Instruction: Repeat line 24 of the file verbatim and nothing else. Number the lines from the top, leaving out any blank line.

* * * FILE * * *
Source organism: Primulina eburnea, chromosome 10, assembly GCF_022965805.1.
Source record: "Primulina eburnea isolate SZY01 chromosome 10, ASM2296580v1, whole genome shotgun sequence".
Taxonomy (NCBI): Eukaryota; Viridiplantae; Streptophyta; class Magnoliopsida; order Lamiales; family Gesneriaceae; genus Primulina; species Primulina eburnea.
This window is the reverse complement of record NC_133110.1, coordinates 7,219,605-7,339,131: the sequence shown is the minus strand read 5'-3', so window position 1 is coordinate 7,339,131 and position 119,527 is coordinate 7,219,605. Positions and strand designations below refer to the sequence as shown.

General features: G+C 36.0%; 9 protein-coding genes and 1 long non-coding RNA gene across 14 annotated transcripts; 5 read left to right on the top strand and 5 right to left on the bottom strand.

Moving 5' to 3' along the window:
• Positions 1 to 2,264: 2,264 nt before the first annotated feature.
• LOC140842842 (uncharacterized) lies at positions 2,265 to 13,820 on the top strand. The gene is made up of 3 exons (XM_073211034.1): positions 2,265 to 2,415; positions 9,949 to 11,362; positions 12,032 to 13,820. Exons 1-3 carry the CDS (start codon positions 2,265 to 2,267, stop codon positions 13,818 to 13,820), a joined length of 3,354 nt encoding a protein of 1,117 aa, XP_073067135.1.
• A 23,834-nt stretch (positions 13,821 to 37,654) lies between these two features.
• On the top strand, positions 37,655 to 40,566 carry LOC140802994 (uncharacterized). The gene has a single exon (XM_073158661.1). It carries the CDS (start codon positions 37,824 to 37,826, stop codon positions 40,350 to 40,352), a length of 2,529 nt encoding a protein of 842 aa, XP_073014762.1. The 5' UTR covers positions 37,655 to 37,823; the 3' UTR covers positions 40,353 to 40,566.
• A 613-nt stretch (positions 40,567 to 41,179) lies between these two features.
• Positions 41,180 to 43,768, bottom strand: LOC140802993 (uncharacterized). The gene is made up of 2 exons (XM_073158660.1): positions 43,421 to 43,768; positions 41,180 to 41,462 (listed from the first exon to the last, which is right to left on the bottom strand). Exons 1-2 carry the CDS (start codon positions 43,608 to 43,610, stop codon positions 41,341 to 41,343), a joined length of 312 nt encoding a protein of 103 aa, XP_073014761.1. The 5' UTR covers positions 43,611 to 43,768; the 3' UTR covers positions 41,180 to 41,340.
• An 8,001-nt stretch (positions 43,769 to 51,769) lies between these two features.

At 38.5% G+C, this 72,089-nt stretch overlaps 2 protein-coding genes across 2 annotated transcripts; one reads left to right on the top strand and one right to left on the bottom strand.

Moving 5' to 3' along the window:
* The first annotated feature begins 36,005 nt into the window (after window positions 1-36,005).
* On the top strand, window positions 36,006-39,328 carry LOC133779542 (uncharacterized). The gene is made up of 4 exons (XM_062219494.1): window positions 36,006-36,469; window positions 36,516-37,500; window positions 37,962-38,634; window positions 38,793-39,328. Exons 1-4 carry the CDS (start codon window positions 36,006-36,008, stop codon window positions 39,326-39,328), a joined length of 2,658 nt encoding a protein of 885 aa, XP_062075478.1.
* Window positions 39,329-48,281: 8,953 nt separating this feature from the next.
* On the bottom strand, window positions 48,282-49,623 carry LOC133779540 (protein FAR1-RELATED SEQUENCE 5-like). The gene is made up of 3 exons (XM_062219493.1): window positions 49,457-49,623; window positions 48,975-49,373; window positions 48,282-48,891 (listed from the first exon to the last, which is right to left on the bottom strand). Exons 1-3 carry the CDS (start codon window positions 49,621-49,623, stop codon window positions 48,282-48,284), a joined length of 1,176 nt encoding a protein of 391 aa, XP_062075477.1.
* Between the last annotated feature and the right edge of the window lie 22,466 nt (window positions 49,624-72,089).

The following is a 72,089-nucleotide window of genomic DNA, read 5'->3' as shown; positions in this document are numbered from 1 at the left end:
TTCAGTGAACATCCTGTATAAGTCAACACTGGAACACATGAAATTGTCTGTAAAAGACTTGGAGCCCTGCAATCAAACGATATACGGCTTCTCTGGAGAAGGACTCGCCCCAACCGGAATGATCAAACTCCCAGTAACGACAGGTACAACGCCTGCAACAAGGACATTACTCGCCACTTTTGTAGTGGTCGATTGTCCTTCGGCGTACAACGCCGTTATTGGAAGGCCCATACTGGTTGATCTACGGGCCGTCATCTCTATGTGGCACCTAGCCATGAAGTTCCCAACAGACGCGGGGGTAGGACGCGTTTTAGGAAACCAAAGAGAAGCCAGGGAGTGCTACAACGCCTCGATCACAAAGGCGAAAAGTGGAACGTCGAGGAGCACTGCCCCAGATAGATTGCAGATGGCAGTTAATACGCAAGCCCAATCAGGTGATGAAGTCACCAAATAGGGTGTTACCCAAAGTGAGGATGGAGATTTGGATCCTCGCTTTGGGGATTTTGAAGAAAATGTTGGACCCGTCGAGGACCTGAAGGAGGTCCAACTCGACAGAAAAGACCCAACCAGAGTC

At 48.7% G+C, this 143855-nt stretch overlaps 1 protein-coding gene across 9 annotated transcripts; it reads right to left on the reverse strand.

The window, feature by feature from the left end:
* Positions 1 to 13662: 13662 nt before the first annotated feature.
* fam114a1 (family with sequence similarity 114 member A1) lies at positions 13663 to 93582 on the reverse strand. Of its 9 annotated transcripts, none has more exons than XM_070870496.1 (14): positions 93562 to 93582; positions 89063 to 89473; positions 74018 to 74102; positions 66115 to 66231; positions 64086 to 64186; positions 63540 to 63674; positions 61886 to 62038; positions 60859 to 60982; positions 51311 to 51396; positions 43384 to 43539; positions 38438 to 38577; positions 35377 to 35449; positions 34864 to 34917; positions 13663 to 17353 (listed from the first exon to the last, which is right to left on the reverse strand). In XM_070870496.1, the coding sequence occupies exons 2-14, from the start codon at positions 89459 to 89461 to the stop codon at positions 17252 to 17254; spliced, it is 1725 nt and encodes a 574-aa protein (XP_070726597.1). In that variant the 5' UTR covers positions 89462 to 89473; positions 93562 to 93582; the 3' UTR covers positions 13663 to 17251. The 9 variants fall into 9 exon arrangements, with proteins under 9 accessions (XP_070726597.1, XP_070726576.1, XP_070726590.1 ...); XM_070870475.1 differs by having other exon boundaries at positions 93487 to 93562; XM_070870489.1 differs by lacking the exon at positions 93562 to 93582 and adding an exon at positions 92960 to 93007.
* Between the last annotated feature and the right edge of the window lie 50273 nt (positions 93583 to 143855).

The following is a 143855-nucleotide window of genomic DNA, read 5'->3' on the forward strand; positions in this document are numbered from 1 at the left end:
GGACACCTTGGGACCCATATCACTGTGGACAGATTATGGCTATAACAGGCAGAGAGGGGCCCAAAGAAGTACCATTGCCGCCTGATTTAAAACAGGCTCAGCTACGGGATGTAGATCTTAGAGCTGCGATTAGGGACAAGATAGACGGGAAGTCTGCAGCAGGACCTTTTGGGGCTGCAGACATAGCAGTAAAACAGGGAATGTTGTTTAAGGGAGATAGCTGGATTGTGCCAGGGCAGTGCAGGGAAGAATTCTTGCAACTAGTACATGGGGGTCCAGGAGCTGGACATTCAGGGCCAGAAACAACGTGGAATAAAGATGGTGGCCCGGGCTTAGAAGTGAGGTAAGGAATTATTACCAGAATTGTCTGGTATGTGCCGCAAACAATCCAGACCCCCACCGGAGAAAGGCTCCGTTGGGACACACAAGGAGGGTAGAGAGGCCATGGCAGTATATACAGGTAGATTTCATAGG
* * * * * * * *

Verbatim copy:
The window, feature by feature from the left end: